Difference between revisions of "State"

From Second Life Wiki
Jump to: navigation, search
(I hope this wording is more obvious.)
(Added "global functions cannot change state" caveat)
Line 80: Line 80:
 
*The ''default'' state must be defined before all others.
 
*The ''default'' state must be defined before all others.
 
*States cannot have user functions or variables inside their immediate scope, only event definitions may be inside a states scope.
 
*States cannot have user functions or variables inside their immediate scope, only event definitions may be inside a states scope.
 +
*States cannot be changed inside of user-defined (global) functions. The compiler will throw the error 'ERROR: Global functions can't change state'.
 
}}
 
}}
  

Revision as of 09:25, 6 June 2010

In LSL, most scripts sit idle until they receive some input, or detect some change in their environment. At any moment, the script is in some state, and will react to events or inputs according to some scheme defined by the programmer. However, a script can also contain two or more different states, and react differently to events or inputs depending on what state it is in.

The main state is the default state. When a script is compiled, reset or loaded, this is the state it enters by default. After the default state definition can follow additional state definitions which the script may use to change how and which events are handled.

The correct title of this article is state. The initial letter is shown capitalized due to technical restrictions.

default { events }

default { events }
• event events one or more events

The default state definition.

state target { events }

• label target state name
• event events one or more events

target state definition.

state target;

• label target name of a state to run

When a state target; is encountered at runtime, if the current state and the target state are different:

  1. Trigger state_exit in the current state if it exists and clear the event queue.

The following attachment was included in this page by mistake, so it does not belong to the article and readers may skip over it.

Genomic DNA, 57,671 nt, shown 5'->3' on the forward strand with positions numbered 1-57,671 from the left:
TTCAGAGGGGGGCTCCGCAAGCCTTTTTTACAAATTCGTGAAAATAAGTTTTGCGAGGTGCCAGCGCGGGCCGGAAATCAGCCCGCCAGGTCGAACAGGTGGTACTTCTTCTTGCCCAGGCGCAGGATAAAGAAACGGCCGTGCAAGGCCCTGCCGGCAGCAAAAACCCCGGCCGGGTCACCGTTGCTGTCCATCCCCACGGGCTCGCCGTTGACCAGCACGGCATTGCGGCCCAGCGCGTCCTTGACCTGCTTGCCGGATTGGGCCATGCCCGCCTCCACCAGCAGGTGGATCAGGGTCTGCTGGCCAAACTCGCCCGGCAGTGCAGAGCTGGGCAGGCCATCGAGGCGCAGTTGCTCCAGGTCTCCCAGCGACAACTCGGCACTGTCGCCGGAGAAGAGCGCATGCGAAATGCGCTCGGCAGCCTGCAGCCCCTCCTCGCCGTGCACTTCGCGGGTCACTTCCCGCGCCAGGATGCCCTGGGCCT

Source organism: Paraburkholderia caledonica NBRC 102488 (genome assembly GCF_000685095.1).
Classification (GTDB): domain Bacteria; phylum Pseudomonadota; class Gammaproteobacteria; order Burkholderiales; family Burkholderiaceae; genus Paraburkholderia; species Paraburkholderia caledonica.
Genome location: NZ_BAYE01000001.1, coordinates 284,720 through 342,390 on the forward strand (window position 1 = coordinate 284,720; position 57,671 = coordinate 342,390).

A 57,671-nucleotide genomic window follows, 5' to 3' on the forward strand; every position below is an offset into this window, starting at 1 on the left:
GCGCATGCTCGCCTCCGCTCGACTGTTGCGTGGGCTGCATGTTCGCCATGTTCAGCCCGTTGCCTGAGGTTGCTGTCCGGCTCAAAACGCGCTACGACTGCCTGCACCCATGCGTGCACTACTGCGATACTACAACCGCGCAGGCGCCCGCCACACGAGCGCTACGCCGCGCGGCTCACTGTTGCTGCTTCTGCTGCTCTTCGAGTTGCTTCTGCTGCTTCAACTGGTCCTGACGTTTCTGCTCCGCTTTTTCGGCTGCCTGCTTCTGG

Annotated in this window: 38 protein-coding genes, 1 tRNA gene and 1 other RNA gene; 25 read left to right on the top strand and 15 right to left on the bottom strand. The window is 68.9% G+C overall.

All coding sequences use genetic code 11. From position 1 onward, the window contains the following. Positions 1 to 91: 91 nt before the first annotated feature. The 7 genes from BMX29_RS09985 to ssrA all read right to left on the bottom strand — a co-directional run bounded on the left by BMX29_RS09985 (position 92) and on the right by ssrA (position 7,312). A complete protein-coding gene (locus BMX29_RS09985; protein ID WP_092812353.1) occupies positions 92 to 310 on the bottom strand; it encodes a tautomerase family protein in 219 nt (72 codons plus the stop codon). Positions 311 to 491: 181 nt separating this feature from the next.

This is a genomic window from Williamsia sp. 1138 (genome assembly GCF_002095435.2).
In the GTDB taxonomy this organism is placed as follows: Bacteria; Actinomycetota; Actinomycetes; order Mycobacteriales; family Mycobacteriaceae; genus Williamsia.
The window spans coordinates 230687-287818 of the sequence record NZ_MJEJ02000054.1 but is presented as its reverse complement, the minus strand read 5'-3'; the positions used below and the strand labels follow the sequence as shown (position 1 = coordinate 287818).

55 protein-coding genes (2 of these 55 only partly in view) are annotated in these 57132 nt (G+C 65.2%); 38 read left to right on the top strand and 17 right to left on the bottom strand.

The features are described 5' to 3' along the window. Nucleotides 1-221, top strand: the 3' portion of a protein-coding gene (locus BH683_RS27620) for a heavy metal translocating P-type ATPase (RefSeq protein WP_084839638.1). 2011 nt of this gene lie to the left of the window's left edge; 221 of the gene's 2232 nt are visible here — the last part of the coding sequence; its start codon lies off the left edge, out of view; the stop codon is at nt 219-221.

2. Change state to target, any listens are unregistered.
  3. Trigger state_entry in the target state if it exists.

If target state is the same as the current state, no state change occurs nor do any of the side effects.

Caveats

  • On state change:
    • All listens are released.
    • The event queue is cleared. (see Notes for a partial workaround)
    • Repeating sensors are released.
    • The timer event clock is not cleared.
    • This means if the new state has a timer event, and the previous state has a timer set, the timer event in the new state will be triggered on the interval set in the previous state.
  • The default state must be defined before all others.
  • States cannot have user functions or variables inside their immediate scope, only event definitions may be inside a states scope.
  • States cannot be changed inside of user-defined (global) functions. The compiler will throw the error 'ERROR: Global functions can't change state'.

Important Issues

   Server drops first touch event when a script returns to a state with a touch_start handler

Examples

<lsl>default {

   touch_end(integer a)
   {
       state hello;
   }

}

state hello {

   state_entry()
   {
       llOwnerSay("Hello");
       state default;
   }
   state_exit()
   {
       llOwnerSay("Goodbye");
   }

}</lsl>

Notes

  • To avoid dumping previously queued events, consider moving the state target command to the timer event, and calling it with llSetTimerEvent( 0.01 ), then stopping the timer in state_entry of the new state. Do NOT use state_exit if this is a concern.

See Also

Keywords

•  jump
•  return

Events

•  state_entry
•  state_exit

Deep Notes

Issues

   Server drops first touch event when a script returns to a state with a touch_start handler